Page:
As I attempted to talk to him, I visually searched the interior of the car with my flashlight. He had no less than eight guns and what appeared to be hundreds of rounds of ammunition strewn over the seats.

He asked me, “Are they dead?”

I believe so.” I replied.

“Good!” he yelled as he slammed his foot onto the gas pedal and sped through the grass to disappear down the gravel road.

There was a return to silence as a soft glow in the east announced the rising of the sun.

It was going to be a beautiful Mother’s Day – for most.

G.S.W. = Gunshot Wound

D.O.A. = Dead on arrival

I lived this story.

Argument to Persuade

Argument to Persuade

    The sales pitch!

Personally, I feel some of the best persuaders (salespersons) in the world are Emergency Medical and Rescue personnel. Let me see if I can persuade you to agree.

Working ambulance in Minneapolis, we were called out late one evening to a person trapped under a car. An elderly blind woman was walking home from work late when a car backed out of a driveway hitting her, knocking her down then stopping on top with the hot muffler burning her back. Needless to say she was terrified but why? She only had a general idea of what a car looked like, had never seen the undercarriage of one and had nothing to compare the concept of a muffler to what was happening to her.

The rescue was risky, it was a black night and as the car was on an incline. If we tried to lift the rear end it might disengage and roll over her. She heard the rescue workers talking about it and her anxiety level shot to the top of the meter. She started to struggle and whimper in a vain attempt to escape. As Attending it was my job to care for her regardless of where she was, so I did.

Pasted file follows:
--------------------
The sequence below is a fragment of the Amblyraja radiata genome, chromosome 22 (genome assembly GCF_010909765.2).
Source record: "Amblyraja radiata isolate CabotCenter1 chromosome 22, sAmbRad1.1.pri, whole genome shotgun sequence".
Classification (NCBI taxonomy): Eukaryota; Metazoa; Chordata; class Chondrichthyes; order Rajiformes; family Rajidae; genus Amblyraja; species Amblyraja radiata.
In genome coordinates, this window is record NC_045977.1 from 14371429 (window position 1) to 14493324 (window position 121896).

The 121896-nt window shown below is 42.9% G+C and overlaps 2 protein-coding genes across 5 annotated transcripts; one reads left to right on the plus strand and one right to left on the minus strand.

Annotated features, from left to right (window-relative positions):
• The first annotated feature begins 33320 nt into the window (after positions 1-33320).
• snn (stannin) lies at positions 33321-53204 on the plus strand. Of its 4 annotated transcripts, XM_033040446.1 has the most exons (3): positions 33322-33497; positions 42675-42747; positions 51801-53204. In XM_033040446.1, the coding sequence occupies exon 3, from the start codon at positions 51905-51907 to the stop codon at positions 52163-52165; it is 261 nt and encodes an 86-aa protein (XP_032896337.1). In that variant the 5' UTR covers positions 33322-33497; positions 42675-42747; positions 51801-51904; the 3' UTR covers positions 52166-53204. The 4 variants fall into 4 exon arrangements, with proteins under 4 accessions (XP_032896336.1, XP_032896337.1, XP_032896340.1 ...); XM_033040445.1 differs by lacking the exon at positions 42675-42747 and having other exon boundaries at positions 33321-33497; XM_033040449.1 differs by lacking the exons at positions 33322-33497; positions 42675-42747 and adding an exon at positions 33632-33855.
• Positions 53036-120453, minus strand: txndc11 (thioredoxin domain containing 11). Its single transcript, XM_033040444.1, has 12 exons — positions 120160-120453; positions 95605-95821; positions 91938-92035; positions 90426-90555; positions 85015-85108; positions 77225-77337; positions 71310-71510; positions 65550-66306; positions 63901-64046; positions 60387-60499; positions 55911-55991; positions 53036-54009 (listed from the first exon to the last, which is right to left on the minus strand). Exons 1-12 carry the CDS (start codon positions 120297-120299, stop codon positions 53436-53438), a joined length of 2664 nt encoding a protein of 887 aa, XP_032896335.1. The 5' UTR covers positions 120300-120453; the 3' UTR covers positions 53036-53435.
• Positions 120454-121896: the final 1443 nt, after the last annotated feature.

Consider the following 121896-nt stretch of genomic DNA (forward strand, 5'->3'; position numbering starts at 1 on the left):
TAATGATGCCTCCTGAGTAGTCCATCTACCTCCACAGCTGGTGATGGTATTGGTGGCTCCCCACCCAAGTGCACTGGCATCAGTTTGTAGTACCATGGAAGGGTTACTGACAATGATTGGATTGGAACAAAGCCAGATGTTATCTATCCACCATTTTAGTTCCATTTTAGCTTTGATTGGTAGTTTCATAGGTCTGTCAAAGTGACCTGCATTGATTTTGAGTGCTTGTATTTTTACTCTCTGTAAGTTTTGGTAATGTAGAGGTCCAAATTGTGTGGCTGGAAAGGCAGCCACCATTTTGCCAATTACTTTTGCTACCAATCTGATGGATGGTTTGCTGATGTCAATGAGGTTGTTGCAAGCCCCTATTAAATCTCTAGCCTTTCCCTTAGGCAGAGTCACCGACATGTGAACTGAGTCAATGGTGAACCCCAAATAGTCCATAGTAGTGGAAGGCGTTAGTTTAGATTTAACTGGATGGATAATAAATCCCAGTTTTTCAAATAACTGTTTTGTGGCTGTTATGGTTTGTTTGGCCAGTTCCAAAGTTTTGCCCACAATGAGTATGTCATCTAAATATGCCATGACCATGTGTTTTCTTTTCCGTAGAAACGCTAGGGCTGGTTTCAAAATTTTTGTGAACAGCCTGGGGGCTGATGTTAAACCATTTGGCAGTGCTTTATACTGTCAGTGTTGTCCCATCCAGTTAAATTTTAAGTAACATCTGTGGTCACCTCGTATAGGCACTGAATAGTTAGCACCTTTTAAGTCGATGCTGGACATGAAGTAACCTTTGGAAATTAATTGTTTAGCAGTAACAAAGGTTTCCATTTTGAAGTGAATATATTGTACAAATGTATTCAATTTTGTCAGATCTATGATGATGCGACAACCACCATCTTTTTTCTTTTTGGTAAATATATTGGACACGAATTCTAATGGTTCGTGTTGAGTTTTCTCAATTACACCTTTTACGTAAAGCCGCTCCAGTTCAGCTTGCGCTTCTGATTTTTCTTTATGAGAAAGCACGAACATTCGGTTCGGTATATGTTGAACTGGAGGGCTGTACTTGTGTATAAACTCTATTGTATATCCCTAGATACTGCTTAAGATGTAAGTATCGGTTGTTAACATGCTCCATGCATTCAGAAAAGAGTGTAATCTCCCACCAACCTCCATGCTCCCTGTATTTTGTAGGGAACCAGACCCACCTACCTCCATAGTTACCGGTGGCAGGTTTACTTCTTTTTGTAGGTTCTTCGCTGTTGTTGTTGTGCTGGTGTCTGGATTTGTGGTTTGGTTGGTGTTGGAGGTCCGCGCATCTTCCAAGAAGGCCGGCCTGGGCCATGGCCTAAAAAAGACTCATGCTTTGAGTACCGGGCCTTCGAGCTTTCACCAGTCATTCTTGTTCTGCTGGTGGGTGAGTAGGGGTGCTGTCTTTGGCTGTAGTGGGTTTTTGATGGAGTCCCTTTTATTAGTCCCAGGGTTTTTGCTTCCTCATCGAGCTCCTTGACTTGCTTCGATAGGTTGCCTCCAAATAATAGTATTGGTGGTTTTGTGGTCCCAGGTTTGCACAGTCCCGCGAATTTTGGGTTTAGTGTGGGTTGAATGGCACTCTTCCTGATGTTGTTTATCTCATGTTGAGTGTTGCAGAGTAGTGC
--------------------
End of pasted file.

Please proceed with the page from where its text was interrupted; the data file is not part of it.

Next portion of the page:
I crawled under the car from the opposite side, took her hand in mine and starting talking with her. I introduced myself as if we were standing face to face, told her what I was doing and asked her a few diagnostic questions to ascertain her stability.

She was trembling and crying as she clung to my hand. Thankfully she was not bleeding profusely and had a good airway. It was impossible for me to check for fractures but she stated she didn’t think she had any. (Note: She was in a state of traumatic shock and may not have felt any even if there were)

Now, I’m not sure how many of you have ever lain on your stomach under a 1960s Cadillac sedan so I’ll tell you this, it’s creepy and noisy even when the motor isn’t running. Made us both nervous but I couldn’t show her any signs of it in my voice or movements. What did I do, I talked about son who had been born a few weeks prior. Seems strange hey? Well, my son had some issues when he was born and I was pretty worried about him so sharing my fears with her was a form of displacement. She gave me advice and her trust.